What’s happening to stock markets, economy & your portfolio?

I recently read Rohit Chauhan’s post titledFacing Despair.For those who don’t know him, Rohit is a very capable Indian value investor with a decent track record. Many issues covered his post are also going through my mind. So I thought it would be a good idea to refer to it as a starting point.
In previous post, I mentioned that it made sense to choose companies having an inherent ability to suffer (but not die), instead of those which ‘may’become multibaggers (but have very high mortality rates) when building the core of one’s portfolio. You can read more about our logic here.
What got me thinking is that it actually seems true that days of high growth may be over. A 3% to 5% growth rate may have become the new normal. So all calculations assuming economy growing in excess of 9% and investments returning CAGRs of more than 15% need to be redone to arrive at more sensible investment decisions. After all, its all about ‘not making mistakes‘ in the market. This may sound too pessimistic. But this time around, problems are not in external environment alone. This time around many of these problems lie within.
And the last line of Rohit’s post is quite an eye opener. “I have a day job to support my family. I will not starve even if my portfolio goes to zero”. This statement shows that our portfolio related decision making depends a lot on how we and our families manage to fund their expenses. If you fund it through stock markets, i.e. trading etc, then your decision making may be different from mine. Just like Rohit, even I have a day job and I will not starve if my stock portfolio goes down to zero. I have taken care of the downside, if you ask about my overall wealth. As far as my stock portfolio’s upside is concerned, it will take care of itself. I have a time horizon which is longer than most people. And I am ready to wait out this storm. I am not going to lose my sleep over this. I will rather use this time to keep accumulating good stocks, great stocks and stocks of companies which are here to stay till the time when Indian economy starts looking up again.
I may be totally wrong in assuming that things may not turn around anytime soon. But that is the risk of using assumptions.
Note 1 – If you have read till here, you must have noticed that this post is using the term ‘I’ instead of ‘We.’ This post is written by Dev. The other Stable Investor (Shubhang) does not completely subscribe to this view and has recently started dabbling in short term trades. And for record, he has been making a lot of money in his trades (shorts). 🙂 He still maintains a long term portfolio. Just a disclosure to keep the readers in loop.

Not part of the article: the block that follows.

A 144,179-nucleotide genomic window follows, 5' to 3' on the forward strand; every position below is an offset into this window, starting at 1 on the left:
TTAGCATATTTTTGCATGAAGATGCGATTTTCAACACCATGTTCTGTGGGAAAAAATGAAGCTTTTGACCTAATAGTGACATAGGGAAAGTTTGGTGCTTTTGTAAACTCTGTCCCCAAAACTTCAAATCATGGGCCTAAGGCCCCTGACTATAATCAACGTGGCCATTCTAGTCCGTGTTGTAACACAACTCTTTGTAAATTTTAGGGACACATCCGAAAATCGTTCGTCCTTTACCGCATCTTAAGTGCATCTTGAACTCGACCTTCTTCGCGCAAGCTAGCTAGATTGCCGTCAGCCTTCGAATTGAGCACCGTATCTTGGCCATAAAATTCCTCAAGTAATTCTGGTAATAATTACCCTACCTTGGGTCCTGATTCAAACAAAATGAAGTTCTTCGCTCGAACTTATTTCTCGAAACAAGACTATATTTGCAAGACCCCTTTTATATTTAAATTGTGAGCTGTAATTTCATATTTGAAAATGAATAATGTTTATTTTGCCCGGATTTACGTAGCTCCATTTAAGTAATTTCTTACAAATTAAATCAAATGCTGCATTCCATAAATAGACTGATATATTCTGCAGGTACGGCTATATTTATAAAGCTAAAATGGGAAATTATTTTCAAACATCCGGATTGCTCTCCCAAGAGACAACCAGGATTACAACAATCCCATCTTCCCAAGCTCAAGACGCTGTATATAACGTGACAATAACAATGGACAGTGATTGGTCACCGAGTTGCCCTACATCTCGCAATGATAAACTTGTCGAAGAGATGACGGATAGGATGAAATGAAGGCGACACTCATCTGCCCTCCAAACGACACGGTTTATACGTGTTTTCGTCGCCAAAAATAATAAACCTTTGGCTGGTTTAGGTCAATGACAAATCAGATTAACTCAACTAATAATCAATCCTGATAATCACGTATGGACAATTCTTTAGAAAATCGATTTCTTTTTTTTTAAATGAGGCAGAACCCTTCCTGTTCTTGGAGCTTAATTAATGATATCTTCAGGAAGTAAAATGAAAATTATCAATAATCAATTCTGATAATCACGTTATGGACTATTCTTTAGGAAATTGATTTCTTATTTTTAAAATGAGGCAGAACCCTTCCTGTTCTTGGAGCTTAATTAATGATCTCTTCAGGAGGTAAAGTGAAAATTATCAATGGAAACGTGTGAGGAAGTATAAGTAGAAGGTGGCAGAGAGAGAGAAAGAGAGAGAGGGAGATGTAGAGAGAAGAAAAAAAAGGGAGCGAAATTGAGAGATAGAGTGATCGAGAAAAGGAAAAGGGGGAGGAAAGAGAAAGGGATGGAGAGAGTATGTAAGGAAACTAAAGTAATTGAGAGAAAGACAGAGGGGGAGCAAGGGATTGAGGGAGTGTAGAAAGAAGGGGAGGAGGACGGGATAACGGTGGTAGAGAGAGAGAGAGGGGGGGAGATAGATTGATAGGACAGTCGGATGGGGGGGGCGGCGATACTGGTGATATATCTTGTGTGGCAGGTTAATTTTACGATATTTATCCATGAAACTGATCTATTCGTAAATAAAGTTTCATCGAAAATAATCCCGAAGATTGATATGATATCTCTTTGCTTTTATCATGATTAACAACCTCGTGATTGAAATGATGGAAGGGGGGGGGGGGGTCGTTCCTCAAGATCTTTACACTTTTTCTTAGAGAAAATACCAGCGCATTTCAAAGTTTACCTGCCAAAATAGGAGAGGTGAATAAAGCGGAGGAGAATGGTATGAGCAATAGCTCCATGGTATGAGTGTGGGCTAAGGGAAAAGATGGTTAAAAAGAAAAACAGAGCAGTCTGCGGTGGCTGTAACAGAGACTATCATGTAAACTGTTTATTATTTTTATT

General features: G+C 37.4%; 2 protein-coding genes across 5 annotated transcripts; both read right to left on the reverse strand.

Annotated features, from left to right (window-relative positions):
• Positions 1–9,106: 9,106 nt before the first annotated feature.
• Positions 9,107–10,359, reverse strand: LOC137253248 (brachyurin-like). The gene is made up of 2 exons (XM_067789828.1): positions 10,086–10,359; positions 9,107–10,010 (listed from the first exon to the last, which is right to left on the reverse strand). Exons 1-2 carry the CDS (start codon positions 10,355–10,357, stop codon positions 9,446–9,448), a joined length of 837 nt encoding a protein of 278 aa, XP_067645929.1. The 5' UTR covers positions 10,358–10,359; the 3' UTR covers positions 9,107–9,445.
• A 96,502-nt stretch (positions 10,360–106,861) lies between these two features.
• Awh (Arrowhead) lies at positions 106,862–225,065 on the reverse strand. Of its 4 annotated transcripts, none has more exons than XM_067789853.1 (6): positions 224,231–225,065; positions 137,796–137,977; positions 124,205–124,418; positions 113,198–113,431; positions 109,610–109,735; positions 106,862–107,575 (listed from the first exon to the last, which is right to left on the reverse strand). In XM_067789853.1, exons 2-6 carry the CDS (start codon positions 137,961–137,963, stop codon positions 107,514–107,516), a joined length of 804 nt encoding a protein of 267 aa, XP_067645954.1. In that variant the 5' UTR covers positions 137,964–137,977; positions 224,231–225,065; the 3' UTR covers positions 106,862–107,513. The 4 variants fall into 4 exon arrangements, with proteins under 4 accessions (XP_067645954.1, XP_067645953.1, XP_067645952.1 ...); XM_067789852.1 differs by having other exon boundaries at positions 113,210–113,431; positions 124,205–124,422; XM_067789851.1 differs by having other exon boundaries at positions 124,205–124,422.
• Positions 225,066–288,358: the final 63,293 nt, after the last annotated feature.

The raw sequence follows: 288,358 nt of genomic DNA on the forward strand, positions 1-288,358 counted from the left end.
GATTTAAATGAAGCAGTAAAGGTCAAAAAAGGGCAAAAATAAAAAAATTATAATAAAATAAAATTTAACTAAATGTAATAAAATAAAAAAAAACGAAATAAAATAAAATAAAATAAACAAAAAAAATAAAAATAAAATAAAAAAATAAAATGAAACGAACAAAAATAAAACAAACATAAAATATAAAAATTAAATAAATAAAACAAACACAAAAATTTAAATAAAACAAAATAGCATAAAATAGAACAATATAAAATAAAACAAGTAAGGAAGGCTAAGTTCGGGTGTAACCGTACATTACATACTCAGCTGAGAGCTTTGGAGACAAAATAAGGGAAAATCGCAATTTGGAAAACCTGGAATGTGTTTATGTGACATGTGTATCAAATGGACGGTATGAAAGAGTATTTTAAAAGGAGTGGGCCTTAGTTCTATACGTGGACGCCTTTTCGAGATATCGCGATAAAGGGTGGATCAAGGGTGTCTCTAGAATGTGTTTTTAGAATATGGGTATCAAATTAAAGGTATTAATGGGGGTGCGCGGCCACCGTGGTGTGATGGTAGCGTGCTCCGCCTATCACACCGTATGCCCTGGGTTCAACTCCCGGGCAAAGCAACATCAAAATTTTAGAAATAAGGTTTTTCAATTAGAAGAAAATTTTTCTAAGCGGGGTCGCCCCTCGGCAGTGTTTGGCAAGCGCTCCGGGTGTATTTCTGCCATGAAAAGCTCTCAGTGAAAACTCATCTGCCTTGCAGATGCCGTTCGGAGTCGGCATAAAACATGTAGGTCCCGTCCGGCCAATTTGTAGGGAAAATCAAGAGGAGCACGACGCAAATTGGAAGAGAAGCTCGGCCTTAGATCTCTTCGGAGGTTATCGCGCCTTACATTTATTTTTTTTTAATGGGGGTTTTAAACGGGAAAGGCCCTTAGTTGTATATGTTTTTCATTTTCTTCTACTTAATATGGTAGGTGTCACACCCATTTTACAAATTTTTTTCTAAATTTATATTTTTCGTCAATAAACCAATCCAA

Note 2 – Some personal commitments have led to reduction in site & FB page’s update frequency. Hope to change it soon.

Ability to Suffer

No. We are not talking about your ability to suffer. We are talking about your portfolio’s ability. But how can we use the word ‘suffer’ for investments? Are these alive?
How is your portfolio’s ability to suffer and survive?
Just assume that you had to hire some bodyguards for your security. Whom would you hire? Someone who is flashy and reckless and volatile? Or someone who is stable, secure, solid and can suffer for you during hard times? You would definitely go for the latter. After all, it’s your life that is at stake. Isn’t it?
Now consider your investments. Every now and then, markets would crash and economy would take a dive. So during such tough times, where would you park your money? As far as we are concerned, we would choose instruments / stocks which are like the second type of bodyguards discussed above. Now if we want to invest in shares, we would choose companies which have the ability to suffer and survive the downturns. These companies would not become financial dinosaurs (extinct) during tough times. These would lay low and wait for the storm to pass. These would not try to do anything heroic and would focus more on survival during such times. And as soon as the bad times start to recede, these companies would spread their wings and come out leaner and stronger.
So when economy is slowing down and markets have not done anything for last 5+ years, wouldn’t it make sense to put your money in companies which can survive the downturn? Companies which have seen such downturns in the past and have come out stronger?
Companies like GE, Exxon Mobil (in American markets) have survived depressions, recessions and downturns for a reason. And the reason is their ability to suffer (& survive). Even in India, there are companies which have proved their mettle every now and then. But even then, we look for potential multibaggers; which 49 times out of 50, would not survive the next big crash.
Always remember, more wealth has been created in markets because of ‘Compounding’ and not because of ‘Multibaggers.
Think about it.